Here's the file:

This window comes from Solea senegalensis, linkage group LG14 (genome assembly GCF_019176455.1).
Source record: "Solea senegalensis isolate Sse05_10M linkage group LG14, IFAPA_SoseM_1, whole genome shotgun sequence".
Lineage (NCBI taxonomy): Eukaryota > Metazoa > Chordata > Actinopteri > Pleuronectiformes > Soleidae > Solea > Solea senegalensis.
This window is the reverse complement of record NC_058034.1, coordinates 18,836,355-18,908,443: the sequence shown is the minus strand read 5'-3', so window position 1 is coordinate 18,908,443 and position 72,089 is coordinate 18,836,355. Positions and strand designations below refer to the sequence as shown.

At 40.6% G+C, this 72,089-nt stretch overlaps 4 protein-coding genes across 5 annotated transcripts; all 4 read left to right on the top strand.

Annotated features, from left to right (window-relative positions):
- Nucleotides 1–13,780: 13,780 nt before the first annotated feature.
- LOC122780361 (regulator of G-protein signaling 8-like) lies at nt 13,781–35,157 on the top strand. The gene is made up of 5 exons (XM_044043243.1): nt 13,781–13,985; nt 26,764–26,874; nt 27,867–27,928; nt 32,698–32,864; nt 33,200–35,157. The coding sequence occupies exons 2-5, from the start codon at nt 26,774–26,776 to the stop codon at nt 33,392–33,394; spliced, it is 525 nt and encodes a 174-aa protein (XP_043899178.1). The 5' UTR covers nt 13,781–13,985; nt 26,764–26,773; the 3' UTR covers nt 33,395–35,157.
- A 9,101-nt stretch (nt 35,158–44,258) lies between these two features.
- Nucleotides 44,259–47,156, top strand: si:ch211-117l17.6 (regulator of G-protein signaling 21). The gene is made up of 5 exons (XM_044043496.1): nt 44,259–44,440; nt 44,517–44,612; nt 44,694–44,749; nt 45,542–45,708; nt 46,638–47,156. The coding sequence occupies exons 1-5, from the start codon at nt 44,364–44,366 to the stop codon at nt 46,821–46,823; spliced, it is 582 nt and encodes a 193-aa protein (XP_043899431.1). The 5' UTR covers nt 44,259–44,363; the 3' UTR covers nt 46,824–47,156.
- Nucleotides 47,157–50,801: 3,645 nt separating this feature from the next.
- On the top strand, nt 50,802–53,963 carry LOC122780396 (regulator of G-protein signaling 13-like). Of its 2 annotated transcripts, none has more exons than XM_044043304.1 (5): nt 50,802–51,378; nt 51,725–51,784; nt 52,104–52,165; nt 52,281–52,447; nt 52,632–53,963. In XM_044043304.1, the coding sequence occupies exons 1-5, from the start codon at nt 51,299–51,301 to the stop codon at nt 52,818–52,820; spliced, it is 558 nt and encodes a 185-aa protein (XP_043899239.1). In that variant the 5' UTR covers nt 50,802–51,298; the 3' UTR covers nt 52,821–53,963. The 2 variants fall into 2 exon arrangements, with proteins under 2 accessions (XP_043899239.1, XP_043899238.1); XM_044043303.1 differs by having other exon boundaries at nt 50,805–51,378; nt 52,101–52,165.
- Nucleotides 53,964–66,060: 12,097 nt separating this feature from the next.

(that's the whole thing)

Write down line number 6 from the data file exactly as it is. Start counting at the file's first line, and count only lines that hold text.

Annotated features, from left to right (window-relative positions):